18-1207 Friday “Daily Bugle”

18-1207 Friday “Daily Bugle”

Friday, 7 December 2018

TOPThe Daily Bugle is a free daily newsletter from Full Circle Compliance, containing changes to export/import regulations (ATF, DOE/NRC, Customs, NISPOM, EAR, FACR/OFAC, FAR/DFARS, FTR/AES, HTSUS, and ITAR), plus news and events. Subscribe here for free subscription. Contact us for advertising inquiries and rates

  1. Commerce/Census Seeks Comments on AES Information Collections 
  2. DoD, GSA, NASA Request Comments Concerning Use of Products and Services of Kaspersky Lab 
  1. Items Scheduled for Publication in Future Federal Register Editions 
  2. Commerce/BIS: (No new postings.)
  3. DHS/CBP Releases List of Periodic Monthly Statement Dates for 2019
  4. Justice: “Lebanese Businessman Tied by Treasury Department to Hezbollah Pleads Guilty to Money Laundering Conspiracy in Furtherance of Violations of U.S. Sanctions”
  5. State/DDTC: (No new postings.)
  6. EU Commission Launches 2018 Export Control Forum Event Page
  7. Dutch Foreign Trade & Development Cooperation Minister Answers Questions Concerning Transits of Military Goods
  1. Deutsche Welle: “When it Comes to Saudi Arabia, Germany ‘Turns A Blind Eye'”
  2. Foreign Policy: “Trump’s Push to Boost Lethal Drone Exports Reaps Few Rewards”
  3. Reuters: “Philippines to Buy U.S. Helicopters, Not Russian, Due to U.S. Sanctions: Official”
  4. ST&R Trade Report: “Dates and Deadlines: Japan and EU FTAs, CBP Forms, Export Regulations, Classification”
  1. M.A. Srere, J.K. Mammen & T. Broas: “Recent Voluntary Disclosure May Trigger Larger Government FCPA Review of Agribusiness Practices”
  2. M. Volkov: “Smart Compliance: Embracing Proactive Solutions”
  1. ECS Presents “Seminar Level I – Boot Camp
  2. FCC Presents “Designing an Internal Compliance Program for Export Controls & Sanctions”, 5 Feb 2019 in Bruchem, the Netherlands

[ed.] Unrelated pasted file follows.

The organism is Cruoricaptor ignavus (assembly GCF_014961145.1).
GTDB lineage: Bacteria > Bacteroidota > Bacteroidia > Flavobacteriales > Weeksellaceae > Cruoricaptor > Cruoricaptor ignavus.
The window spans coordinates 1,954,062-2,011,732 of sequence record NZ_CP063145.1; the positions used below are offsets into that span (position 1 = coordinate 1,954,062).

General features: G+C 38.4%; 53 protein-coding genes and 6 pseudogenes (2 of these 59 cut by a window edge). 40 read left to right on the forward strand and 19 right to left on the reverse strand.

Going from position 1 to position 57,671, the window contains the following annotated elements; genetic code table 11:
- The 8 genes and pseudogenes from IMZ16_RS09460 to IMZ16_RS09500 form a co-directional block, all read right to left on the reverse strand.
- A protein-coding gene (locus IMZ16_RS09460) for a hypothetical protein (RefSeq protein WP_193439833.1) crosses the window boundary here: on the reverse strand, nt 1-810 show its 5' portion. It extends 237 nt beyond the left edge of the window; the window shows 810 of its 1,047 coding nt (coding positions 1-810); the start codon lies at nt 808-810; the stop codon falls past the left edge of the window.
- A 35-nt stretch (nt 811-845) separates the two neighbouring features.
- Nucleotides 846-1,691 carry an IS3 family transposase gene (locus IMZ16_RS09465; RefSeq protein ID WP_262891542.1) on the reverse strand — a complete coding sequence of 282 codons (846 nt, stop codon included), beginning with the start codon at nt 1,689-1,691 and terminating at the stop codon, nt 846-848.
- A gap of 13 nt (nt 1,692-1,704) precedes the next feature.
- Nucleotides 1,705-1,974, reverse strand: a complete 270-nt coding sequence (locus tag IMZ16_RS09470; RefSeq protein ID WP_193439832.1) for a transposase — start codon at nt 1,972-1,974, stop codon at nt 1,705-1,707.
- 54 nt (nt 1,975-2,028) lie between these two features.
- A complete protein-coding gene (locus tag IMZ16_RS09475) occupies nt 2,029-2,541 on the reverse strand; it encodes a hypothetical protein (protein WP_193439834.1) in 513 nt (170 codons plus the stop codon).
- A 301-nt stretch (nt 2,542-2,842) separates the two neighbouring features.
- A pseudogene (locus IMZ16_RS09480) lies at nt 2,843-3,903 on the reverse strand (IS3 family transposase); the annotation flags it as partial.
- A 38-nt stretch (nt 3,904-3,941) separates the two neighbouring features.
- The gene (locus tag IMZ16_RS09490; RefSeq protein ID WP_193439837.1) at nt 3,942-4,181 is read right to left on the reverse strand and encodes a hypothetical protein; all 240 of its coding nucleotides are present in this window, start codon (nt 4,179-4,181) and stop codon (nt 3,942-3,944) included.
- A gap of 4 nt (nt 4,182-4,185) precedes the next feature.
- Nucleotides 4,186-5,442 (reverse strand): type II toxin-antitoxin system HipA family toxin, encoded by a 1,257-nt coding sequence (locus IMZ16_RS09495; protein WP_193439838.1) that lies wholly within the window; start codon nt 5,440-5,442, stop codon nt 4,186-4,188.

3. List of Approaching Events: 63 Events Posted This Week, Including 7 New Events
  1. Bartlett’s Unfamiliar Quotations 
  2. Are Your Copies of Regulations Up to Date? Latest Amendments: ATF (15 Jan 2016), Customs (29 Nov 2018), DOD/NISPOM (18 May 2016), EAR (2 Nov 2018), FACR/OFAC (15 Nov 2018), FTR (24 Apr 2018), HTSUS (1 Nov 2018), ITAR (4 Oct 2018) 
  3. Weekly Highlights of the Daily Bugle Top Stories 



Commerce/Census Seeks Comments on AES Information Collections

Commerce/Census, 7 Dec 2018.)
83 FR 63152-63154: Submission for OMB Review; Comment Request
The Department of Commerce will submit to the Office of Management and Budget (OMB) for clearance the following proposal for collection of information under the provisions of the Paperwork Reduction Act.
  – Agency: U.S. Census Bureau.
  – Title: Automated Export System (AES).
  – OMB Control Number: 0607-0152.
  – Form Number(s): Automated Commercial Environment (ACE) AESDirect Record Formats and related documents, including the AES Letter of Intent, ACE Exporter Account Application and Quick Reference Guide, AES Certification Statements, and the ACE AESDirect User Guide.
  – Type of Request: Revision of a currently approved collection. … 
  – Needs and Uses: The Census Bureau requires mandatory filing of all export information via the AES. This requirement is mandated through Public Law 107-228 of the Foreign Trade Relations Act of 2003. This law authorizes the Secretary of Commerce with the concurrences of the Secretary of State and the Secretary of Homeland Security to require all persons who file export information according to Title 13, United States Code (U.S.C.), Chapter 9, to file such information through the AES.
  The AES is the primary instrument used for collecting export trade data, which are used by the Census Bureau for statistical purposes. The AES record provides the means for collecting data on U.S. exports. Title 13, U.S.C., Chapter 9, Sections 301-307, mandates the collection of these data. The regulatory provisions for the collection of these data are contained in the Foreign Trade Regulations (FTR), Title 15, Code of Federal Regulations (CFR), Part 30. The official export statistics collected from these tools provide the basic component for the compilation of the U.S. position on merchandise trade. These data are an essential component of the monthly totals provided in the U.S. International Trade in Goods and Services Press Release, a principal economic indicator and a primary component of the Gross Domestic Product. Traditionally, other federal agencies use the Electronic Export Information (EEI) for export control purposes to detect and prevent the export of certain items by unauthorized parties or to unauthorized destinations or end users. This information is noted in the ACE AESDirect User Guide. 
  Since 2016, the Census Bureau and the U.S. Customs and Border Protection (CBP) have implemented the following enhancements to the AES, in accordance with revisions to the FTR: (1) Added the Original Internal Transaction Number (ITN) to the AES. The Original ITN field is an optional data element and is utilized if the filer creates an additional AES record for a shipment that was previously filed; (2) added the Ultimate Consignee Type data field, which requires the filer to identify the ultimate consignee as a Direct Consumer, Government Entity, Reseller, or Other.